Dealing with a small headache now (like getting a document executed properly) can prevent huge headaches later (like a judge declaring the document null and void).
In New York, all types of family law (including divorce) documents and agreements require the signature of a notary public. Such documents include prenuptial, child custody, property and support agreements, and divorce papers.
It’s not unusual, however, for a client to consider it a headache to seek out a notary public to acknowledge their signature. At Keil & Siegel LLP we have received probably hundreds (we lost count) of requests from clients to disregard the notary rules or to ignore the notary request all together. Our answer is always the same: “Sorry. We cannot ignore those requirements. Not even for you.”
The May 2013 New York case of Galetta v. Galetta confirms that clients not only should use a proper notary, but should check to make sure the notary is familiar with the New York requirements and will properly execute the document.
In Galetta the parties entered into a prenuptial agreement prior to their wedding. It declared that all property listed therein would remain separate in the event of a divorce. Further, the agreement provided that in the event of a dissolution of the marriage, neither party would seek spousal support or maintenance from the other. When the husband commenced a divorce action, the wife sought to have the prenuptial agreement invalidated because the husband’s notary did not contain a certificate of acknowledgment confirming the husband’s identity. Seems like a trivial point, right?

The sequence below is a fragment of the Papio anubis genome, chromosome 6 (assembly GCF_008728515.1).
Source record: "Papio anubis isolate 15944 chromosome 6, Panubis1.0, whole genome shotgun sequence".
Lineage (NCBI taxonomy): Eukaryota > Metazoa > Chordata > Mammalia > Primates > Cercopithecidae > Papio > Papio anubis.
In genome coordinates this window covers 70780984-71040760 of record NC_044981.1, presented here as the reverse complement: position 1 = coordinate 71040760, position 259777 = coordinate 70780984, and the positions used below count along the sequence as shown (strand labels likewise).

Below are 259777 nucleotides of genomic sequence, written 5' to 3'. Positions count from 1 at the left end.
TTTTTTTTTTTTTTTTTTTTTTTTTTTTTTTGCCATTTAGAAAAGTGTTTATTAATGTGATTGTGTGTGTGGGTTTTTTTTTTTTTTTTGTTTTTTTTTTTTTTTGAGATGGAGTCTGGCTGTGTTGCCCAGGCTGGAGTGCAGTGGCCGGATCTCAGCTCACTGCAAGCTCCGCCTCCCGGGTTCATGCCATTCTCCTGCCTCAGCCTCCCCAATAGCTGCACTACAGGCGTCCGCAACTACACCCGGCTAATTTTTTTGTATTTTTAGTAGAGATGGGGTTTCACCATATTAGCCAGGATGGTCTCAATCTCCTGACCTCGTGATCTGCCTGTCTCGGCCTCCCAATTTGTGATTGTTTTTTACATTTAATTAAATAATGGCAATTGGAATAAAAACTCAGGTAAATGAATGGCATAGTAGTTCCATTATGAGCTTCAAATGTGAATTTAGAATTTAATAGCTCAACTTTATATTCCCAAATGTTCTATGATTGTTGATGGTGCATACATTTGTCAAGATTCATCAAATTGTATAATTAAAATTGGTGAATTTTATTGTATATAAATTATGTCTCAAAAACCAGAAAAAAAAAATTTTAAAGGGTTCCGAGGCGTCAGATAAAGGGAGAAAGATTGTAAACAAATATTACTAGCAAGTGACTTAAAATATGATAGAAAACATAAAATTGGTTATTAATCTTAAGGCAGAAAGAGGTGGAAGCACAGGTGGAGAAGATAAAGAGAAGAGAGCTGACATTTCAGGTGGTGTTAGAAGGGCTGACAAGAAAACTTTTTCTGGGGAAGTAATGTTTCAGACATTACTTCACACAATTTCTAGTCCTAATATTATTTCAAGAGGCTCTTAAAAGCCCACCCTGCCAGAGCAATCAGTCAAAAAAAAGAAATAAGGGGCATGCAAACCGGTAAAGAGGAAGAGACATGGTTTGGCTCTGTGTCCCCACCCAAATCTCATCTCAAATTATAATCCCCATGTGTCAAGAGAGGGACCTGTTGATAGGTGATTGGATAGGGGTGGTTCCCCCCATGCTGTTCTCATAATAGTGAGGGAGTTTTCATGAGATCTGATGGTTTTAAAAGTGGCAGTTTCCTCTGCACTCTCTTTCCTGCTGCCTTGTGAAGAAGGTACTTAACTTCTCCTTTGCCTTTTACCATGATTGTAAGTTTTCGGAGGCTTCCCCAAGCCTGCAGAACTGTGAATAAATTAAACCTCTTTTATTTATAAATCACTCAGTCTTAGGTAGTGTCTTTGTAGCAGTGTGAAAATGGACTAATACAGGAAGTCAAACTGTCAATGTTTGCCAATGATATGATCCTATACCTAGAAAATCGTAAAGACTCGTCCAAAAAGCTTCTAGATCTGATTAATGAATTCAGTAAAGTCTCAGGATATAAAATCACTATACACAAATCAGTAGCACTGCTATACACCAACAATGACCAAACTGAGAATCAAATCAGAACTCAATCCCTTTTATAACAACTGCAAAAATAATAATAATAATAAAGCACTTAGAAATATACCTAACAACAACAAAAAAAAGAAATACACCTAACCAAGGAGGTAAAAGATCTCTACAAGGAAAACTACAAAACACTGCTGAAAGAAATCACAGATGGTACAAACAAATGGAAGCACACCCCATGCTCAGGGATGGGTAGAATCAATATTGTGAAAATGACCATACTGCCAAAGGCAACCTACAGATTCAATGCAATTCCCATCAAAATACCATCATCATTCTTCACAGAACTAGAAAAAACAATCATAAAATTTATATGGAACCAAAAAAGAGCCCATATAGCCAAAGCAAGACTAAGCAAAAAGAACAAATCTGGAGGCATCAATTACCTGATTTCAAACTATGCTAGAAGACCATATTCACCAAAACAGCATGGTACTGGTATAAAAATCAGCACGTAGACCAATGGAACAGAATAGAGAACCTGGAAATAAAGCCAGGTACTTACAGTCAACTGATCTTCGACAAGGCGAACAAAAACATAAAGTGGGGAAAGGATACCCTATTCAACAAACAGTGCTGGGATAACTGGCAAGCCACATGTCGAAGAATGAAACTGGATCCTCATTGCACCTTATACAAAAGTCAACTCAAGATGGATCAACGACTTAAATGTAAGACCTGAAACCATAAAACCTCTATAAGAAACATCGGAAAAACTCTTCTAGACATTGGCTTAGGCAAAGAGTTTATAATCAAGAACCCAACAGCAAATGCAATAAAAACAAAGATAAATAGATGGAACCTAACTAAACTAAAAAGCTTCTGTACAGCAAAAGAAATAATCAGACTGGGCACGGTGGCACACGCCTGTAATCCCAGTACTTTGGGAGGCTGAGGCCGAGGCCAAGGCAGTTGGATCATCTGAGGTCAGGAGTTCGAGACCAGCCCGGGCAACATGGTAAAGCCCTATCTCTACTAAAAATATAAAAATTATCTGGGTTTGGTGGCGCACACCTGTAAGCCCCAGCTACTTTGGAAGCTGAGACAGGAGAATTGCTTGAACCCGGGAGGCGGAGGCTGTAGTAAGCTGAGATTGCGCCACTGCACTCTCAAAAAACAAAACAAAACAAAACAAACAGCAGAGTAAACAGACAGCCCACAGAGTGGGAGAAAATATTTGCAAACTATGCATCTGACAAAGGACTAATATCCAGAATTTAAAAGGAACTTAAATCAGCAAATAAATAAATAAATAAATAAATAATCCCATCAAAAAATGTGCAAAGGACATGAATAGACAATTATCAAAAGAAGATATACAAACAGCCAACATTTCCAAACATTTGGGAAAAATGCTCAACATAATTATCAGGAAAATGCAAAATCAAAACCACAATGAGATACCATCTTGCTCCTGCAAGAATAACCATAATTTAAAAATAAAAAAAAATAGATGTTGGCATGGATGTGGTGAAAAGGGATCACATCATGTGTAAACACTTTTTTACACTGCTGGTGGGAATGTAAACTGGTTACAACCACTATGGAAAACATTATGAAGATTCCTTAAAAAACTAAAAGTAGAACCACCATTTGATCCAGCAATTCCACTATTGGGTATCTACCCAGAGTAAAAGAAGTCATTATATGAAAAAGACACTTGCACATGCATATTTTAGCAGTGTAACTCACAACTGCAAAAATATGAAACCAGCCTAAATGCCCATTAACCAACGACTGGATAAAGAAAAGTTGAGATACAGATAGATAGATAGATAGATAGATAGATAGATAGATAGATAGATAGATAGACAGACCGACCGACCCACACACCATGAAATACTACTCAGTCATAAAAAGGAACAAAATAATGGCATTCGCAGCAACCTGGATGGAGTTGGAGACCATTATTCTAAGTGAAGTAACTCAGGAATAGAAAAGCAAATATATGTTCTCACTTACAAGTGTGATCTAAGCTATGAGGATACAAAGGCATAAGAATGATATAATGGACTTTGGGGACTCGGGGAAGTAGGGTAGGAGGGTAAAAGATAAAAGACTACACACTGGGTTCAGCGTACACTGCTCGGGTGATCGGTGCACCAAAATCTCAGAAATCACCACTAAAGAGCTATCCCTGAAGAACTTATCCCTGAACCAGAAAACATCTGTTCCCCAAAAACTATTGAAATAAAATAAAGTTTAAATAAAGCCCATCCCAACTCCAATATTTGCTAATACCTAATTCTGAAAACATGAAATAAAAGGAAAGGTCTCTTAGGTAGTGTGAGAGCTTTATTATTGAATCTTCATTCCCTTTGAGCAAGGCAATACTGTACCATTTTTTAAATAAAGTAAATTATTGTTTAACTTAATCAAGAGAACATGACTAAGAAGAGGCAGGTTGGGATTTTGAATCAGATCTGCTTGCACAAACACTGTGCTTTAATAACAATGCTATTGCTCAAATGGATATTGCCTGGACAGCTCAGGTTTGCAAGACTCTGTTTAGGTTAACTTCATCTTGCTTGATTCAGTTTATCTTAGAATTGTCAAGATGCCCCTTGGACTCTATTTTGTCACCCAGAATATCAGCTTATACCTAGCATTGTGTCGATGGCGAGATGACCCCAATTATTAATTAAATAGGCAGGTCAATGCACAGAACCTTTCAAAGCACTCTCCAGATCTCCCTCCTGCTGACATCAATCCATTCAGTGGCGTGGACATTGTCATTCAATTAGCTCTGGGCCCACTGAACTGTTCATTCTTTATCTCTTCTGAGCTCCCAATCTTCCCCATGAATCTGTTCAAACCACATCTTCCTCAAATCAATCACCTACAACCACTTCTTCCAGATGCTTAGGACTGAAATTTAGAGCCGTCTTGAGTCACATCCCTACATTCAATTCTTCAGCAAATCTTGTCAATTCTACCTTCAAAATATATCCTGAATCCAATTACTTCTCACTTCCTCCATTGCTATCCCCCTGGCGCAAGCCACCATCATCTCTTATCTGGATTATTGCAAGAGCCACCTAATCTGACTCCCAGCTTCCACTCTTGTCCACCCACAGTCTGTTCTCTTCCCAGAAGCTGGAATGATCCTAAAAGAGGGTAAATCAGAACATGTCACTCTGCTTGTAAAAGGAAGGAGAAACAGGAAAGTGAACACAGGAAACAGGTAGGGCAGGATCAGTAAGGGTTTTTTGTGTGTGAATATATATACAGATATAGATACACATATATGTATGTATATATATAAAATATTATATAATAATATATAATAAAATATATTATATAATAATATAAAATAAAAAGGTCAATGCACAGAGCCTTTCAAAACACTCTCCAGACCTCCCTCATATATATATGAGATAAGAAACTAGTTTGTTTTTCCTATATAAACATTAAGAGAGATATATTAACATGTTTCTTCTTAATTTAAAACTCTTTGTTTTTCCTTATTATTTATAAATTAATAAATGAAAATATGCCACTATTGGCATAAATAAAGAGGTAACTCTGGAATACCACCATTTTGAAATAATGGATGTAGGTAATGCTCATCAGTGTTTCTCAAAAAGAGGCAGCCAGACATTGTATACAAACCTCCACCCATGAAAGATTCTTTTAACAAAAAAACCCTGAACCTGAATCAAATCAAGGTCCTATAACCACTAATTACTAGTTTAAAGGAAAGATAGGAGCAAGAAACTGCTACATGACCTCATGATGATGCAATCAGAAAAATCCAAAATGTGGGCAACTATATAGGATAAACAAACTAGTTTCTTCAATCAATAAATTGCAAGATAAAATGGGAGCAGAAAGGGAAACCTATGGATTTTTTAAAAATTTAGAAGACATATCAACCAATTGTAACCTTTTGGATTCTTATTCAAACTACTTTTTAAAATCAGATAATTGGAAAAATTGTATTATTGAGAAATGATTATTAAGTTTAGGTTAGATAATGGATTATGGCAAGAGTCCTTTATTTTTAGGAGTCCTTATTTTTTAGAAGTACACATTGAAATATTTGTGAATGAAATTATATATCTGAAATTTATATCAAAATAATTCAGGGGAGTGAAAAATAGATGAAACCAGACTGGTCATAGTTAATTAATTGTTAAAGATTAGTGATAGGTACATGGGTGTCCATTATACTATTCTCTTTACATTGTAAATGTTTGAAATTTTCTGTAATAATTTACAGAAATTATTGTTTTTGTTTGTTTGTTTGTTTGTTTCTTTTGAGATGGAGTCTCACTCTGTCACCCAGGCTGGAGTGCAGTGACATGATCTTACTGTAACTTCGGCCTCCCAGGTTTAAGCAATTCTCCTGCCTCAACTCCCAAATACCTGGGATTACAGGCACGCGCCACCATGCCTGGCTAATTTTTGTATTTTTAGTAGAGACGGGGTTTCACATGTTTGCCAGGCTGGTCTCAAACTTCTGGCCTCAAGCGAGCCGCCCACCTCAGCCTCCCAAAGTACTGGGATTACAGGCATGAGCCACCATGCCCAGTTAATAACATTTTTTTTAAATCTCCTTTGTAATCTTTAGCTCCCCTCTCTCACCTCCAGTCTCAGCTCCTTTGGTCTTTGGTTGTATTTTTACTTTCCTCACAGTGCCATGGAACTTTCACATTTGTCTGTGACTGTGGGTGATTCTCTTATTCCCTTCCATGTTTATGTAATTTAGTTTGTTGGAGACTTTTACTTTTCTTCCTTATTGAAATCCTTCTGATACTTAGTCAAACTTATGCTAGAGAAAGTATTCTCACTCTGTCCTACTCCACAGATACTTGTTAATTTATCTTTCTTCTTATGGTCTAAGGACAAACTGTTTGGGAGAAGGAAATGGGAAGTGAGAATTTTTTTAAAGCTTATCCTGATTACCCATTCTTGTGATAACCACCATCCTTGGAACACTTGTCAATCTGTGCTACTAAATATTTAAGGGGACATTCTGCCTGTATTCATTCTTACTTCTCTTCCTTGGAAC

Not so. The case went up to New York’s highest court, which invalidated the entire prenuptial agreement. The court based its holding on the premise that the husband’s certificate of acknowledgement was fatally defective. The court cited the landmark case of Matisoff v. Dobi, 90 N.Y.2d 127, 133 (1997), which held that the notary’s acknowledgment serves to prove the identity of the person whose name appears on the instrument, while also imposing a measure of deliberation on the signor in the act of executing the document.
These cases are just examples of many that confirm the importance of formality when signing legal documents. What should you do? Take care to do it correctly from the start. There are so many reasons why litigation ensues as a result of ambiguous or incomplete phrases within legal documents.
Something as simple as having the notary public present to execute the document properly is essential to reduce any cause for concern as to the document’s validity. It is sometimes the simple things that get overlooked and end up causing the most headache.
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